Projections for star charting and lunar mapping
The following is a combination of a reply I made (in August 1999) to an inquiry about projections for star charts, plus a reply made (in April 2002) to an inquiry on the Guide users mailing list about projections suitable for use in lunar mapping, with a few links for better navigation.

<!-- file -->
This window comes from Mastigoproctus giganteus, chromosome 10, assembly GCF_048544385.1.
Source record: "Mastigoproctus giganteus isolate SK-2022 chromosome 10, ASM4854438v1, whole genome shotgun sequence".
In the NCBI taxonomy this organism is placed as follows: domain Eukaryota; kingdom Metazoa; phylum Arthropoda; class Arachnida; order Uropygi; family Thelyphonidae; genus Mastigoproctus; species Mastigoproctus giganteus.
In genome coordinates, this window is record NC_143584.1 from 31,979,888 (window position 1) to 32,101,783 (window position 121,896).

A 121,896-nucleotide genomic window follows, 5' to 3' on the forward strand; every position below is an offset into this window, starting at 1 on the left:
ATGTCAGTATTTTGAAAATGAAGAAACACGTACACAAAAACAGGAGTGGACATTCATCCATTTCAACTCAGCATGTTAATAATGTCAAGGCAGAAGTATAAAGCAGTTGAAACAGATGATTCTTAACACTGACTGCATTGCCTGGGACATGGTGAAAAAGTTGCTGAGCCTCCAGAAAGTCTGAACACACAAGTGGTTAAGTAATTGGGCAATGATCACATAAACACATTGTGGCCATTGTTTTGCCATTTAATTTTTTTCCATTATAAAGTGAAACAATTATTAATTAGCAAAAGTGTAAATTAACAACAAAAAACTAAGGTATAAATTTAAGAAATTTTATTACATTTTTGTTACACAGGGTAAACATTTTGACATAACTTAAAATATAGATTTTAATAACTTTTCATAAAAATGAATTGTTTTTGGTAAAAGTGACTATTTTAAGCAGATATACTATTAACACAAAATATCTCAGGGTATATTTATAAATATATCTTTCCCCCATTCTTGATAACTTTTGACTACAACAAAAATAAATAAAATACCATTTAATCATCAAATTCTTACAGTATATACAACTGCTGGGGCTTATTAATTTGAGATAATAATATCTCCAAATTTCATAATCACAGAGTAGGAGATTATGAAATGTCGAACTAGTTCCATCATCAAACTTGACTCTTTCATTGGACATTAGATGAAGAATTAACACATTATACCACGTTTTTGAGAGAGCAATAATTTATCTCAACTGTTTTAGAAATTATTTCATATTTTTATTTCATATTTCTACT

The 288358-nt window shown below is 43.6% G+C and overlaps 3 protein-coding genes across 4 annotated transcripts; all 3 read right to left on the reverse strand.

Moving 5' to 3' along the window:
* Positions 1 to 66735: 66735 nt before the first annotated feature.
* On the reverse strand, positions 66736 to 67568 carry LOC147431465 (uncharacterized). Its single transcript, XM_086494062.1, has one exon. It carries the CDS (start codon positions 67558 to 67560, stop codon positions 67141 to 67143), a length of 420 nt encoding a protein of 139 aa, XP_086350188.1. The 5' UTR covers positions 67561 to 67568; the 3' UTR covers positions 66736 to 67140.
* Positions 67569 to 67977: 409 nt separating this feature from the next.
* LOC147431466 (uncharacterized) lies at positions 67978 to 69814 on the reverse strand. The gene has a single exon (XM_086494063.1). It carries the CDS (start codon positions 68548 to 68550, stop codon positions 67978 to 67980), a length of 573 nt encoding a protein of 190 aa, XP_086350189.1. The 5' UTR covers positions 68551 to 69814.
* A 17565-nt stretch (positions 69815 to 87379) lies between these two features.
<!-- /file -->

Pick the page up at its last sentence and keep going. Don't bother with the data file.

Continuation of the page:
Projections best suited for star charts: Generally speaking, you'll want to stick to azimuthal projections on star charts. There are plenty of good reasons to use other projections on terrestrial charts (the Mercator renders lines of constant bearing on the earth as straight lines; various cylindrical projections give you good accuracy on most of the earth at the expense of trashing the poles; and so on). But few of those reasons apply when you're dealing with star charts. Guide, and SkyMap Pro, and a lot of other programs, use a simple stereographic projection for most purposes, because _for star charts_, it makes a lot of sense. You can plot a full hemisphere and get something like the chart in the center pages of _Sky & Tel_ or _Astronomy_: the shapes are preserved over small areas (it's a "conformal" projection) and the scale doesn't change too badly as you move out from the center of the chart. Meteor observers like the gnomonic projection, because if you plot meteor paths on such a chart, they're straight lines and they converge at the radiant. (The distortion on a chart covering a big chunk of the sky is pretty ugly, though.) Neither of the above can show you a full-sky, both-hemispheres field of view. The equidistant azimuthal will do that. I think it's uglier than sin myself, but people asked me to put it into Guide, and I swallowed my aesthetic horror and put it in there (along with a few other projections I personally consider ugly, like the orthographic... Guide _does_ use this for terrestrial charts, though, and it looks just fine in that use.) For star charts, if you implement the stereographic, gnomonic, and possibly equidistant, you'll probably be pretty happy. As far as I know, Dave Chandler's _Deep Space_ program is the winner and champion for implementing bazillions of chart projections. He includes, as I recall, a cylindrical projection in galactic coordinates (maybe Mercator, I couldn't really tell.) This is not such a bad idea. If you're plotting data that is clustered around the galactic equator (novae, etc.), it can make a lot of sense. There are two cases in astronomy where conic projections might be helpful: (a) if you wanted to make a whole set of charts with the same two standard parallels, then they would match each other left to right; (b) if you wanted to make a Uranometria "clone". Math behind some simple azimuthal projections: Almost all projections (and all azimuthal ones) assume that you begin with a central point, (ra0, dec0), which happens to match the center of your chart. In an azimuthal projection, if you measure an azimuth (or, to use the celestial rather than the cartographic term, a position angle) from this point, you get a correct result. Distortions in the rest of the sky mean that this is the _only_ point for which this holds true. In addition to this central point, you've got a point (ra, dec) that you want to project, resulting in a "plane" point (x, y). Here goes: delta_ra = ra - ra0; /* determine difference in RA */ x1 = cos( dec) * sin( delta_ra); y1 = sin( dec) * cos( dec0) - cos( dec) * cos( delta_ra) * sin( dec0); Two side points: (1) You could set x = x1, y = y1, do no more work, and have an orthographic projection. In fact, you might want to experiment with use of the orthographic projection, make sure you've gotten everything right, and then come back and add the bits given below for the stereographic projection. (2) For a given chart, you'll run through bazillions of (ra, dec) values, while (ra0, dec0) stays constant. So it can pay to save math by computing the sines and cosines of ra0 and dec0 "up front", before you plot a single star. (This used to be absurdly important in the Bad Old Days before math chips became common. It's not so important now, but it's still a good idea.) z1 = sin( dec) * sin( dec0) + cos( dec) * cos( dec0) * cos( delta_ra); Physically speaking, we're treating the celestial sphere as if it were a ball held at infinity, and we've put Cartesian axes in it. We're staring down at (ra0, dec0), and the Z axis points from the center of the ball, up through (ra0, dec0), and through us. So a point at z1 = -1 would be on the exact far side of the ball, at (ra0 - 180 degrees, -dec0); a point at z1 = 0 would be on the "horizon" (edge) of the ball, as seen by us; and a point at z1 = 1 would be on the near side of the ball, as seen by us. The result is that (x1, y1, z1) is a unit vector. (ra0, dec0) gets mapped to (0, 0, 1). (ra0 + 180, -dec0) gets mapped to (0, 0, -1). (ra0 + 90, 0) gets mapped to (1, 0, 0). And so on. So our (x1, y1) corresponds to an orthographic projection; we can get any other azimuthal projection with the right scaling factor. Here's the scaling factor d for a stereographic projection : if( z1 < -.9) d = 20. * sqrt(( 1. - .81) / ( 1.00001 - z1 * z1)); else d = 2. / (z1 + 1.); This is going to be hard to explain... mathematically speaking, all we ought to do is that last line, d = 2. / (z1 + 1.). But if z1 < -.9, it means that we're really close to the far side of the earth, which is a singularity in all azimuthal projections and is mapped out at infinity. There's an old science fiction story titled "Singularities Make Me Nervous" (it's about black holes), and it's usually a motto I live by. To sort of duck around the singularity, I use the if( z1 < -.9) d = 20. * sqrt(( 1. - .81) / ( 1.00001 - z1 * z1)); to cause such points to be mapped out very far from the center, but not at infinity. That helps evade overflow and divide-by-zero problems. Depending on your prejudices, it's an elegant engineering solution, or it's an Ugly Kludge. But I digress. Finally, we get: x = x1 * d y = y1 * d in which (x, y) is the projected point using the stereographic projection, and (as described above) (x1, y1) is the projected point using the orthographic projection. Congratulations! You've projected a point! If you wish to play around with a still simpler projection... here's the simplest one of all: an equidistant cylindrical, a.k.a. "plate-carre", a.k.a. "Cassini": x = (ra - ra0) / sin( dec0) y = (dec - dec0) It's really not good for star charting. Its terrestrial counterpart gets a lot of use, because it's simple and because no one lives near the poles (as with the Mercator projection, the poles are singularities). But for star charting, people look at Polaris and Sigma Octans every day. Anyway, all this was supposed to be a lead-in for your question about determining scale. For star mapping, the above x and y values are dimensionless quantities. For a terrestrial projection, they would be in units of the earth's radius. You could multiply them by the radius of the earth (6378140 meters) to get a value in meters. And if you were making, say, a 1:1000000-scale map, you would divide your value by a million and figure out how many meters to use on a plain paper map. In our case, we do something a little different. Let's take the case you describe: "...Say if I wanted to plot an area from 0h - 4h RA and 90* - 50* Dec on a 640x480 area..." In this case, you are attempting to put an area that is 40 degrees high into a screen that's 480 pixels high. Thus, there are 480*(180/pi)/40, or 12*180/pi, pixels per radian, in the scale you're aiming for. So: screen_height_in_degrees = 40; screen_height_in_pixels = 480; screen_width_in_pixels = 640; scale = screen_height_in_pixels * (180 / pi) / screen_height_in_degrees; pixel_x = (screen_width_in_pixels / 2) +/- (x * scale); pixel_y = (screen_height_in_pixels / 2) +/- (y * scale); OK, now I have to explain all that mess... you can probably see where the scale came from. The screen width and height divided by two are put there to ensure that the origin is shifted to center of the screen. The '+ or -' is there because we've not really defined which way the axes go. On most computers, y pixel values increase as you go from top to bottom, totally contrary to what anyone who has taken an introductory math course would expect. And RA increases "backwards", too. The best guide is: if your chart shows up flipped left/right, invert the sign in the 'pixel_x' equation. If it's flipped top to bottom, do the same for the sign in the 'pixel_y' equation. You may want to be able to flip both signs at will, anyway, to simulate the view achieved in assorted image-inverting optical systems. In the above, we used the vertical distances to compute scale. Using the horizontal distances, we run into two problems. First off, due to aspect, the "distance" from 0h to 4h RA isn't actually 60 degrees; it's somewhat less than that. Let's fudge and call it about 30 degrees, which is about right (we _have_ to fudge to some extent on this, since it's not a clearly defined problem.) We could get a decent result by multiply the 60-degree "pure" difference in RA by the sine of the central declination, 70 degrees. That would give us something a little less than 30 degrees. Anyway, we run the math through and see our second problem: we get some scale, call it "x_scale", that doesn't match the scale we got when we did it vertically, call it "y_scale". Run in circles, scream and shout... There are two solutions to this. Solution one: take the lower of the two scale values. This way, you'll get the whole area in there. You might get more range in RA than you wanted, or more range in dec than you wanted. But you'll get the chunk of sky you wanted. Solution two: set scale = 1, and project all the various points you want to be absolutely sure to have in the chart. Maybe you want to be sure to have the centers of the sides of the rectangle in the chart. Maybe you've got the RA/dec of the corners of a constellation, and you want to be sure the whole constellation makes in on the chart. Maybe you've got four corners in RA/dec that you want to get on the chart. In the process of projecting everybody, you find out that one point is 20% off the screen area. Everybody else is less than that. So you divide the scale by 1.2, and you're all set. Maybe you found that the "outermost" point was only 73% of the way to the screen edge. Fine; divide the scale by .73. The solution I actually used in Guide was this, far simpler, one. If you tell Guide you want a 20-degree field of view, and the screen is 640x480, it looks at the shortest (480-pixel) axis. It sets the scale to be 480 pixels per 20 degree, or 24 pixels per degree. End of story. For really wide fields of view, you _do_ still run into a problem, even with this simpler scheme. The scale may be 24 pixels/degree at the center of the screen, but it might rise to 48 pixels/degree at the edge of the field of view. My advice: be aware of this, then ignore it. Projections for lunar cartography (selenography?): There are a couple of projections somewhat more suited for the unique conditions of lunar cartography. Those "conditions" are that we usually care most about one hemisphere, i.e., the one facing us, with perhaps some extra charting of the libration zones. Antonín Rükl's Atlas of the Moon tackled the display of the near side of the moon by showing it with an orthographic projection. This matches exactly the way the moon would look if seen at zero libration from infinity, and is quite easy to work out; if you look above, you'll see that the orthographic is the simplest of the azimuthal projections. Just set the "ra0, dec0" values to correspond to libration terms, and you can get a version that is "customized" to the current lunar orientation. In this projection, round craters will become ellipses, with the minor axis pointing through the center of the chart. There won't be any change in the major axis (scale is preserved in that direction), but the minor axis should be equal to (major axis * z1). Near the center of the near side, z1 is close to 1 and there is nearly no distortion. Near the limbs, z1 is closer to 0 and the "circular" craters become extremely flattened. Rükl provides eight charts of the libration area. Four use a polar stereographic (i.e., dec0 = +90 or -90) projection, and four use a Mercator projection. In a perfect world, he probably would have wanted to use a transverse Mercator projection, but that would have been a bit of a challenge in the pre-computer era. Still, if you use the above formulae for a stereographic projection, with (ra0, dec0) moved to the libration area, you can get a decent chart of a chunk of the libration zone. The scaling of craters will have to change a bit. One pleasant aspect of the stereographic projection is that craters stay round; they just get scaled up by a factor of 2 / (1 + z1). Thus, craters at the center of the projection don't get scaled at all; those near 90 degrees from the center get scaled up 2:1. (If you look at the "all-sky" charts in the center of each of _Sky & Tel_ or _Astronomy_, you can see this effect. Constellations near the horizon are a bit larger than they ought to be, compared to those near the zenith. This may be most apparent if you get two issues three months apart, so you can find two constellations that go from "one near the zenith, one rising" to "one setting, the other near the zenith".) There's also a possible compromise projection: one which looks superficially much like the orthographic projection, but in which the "edge" of the projection is a bit more than 90 degrees from the center of the near side, allowing a bit more than half of the moon to be shown. At some point, I may come back and document this beast. It requires a little more math, but nothing too unpleasant.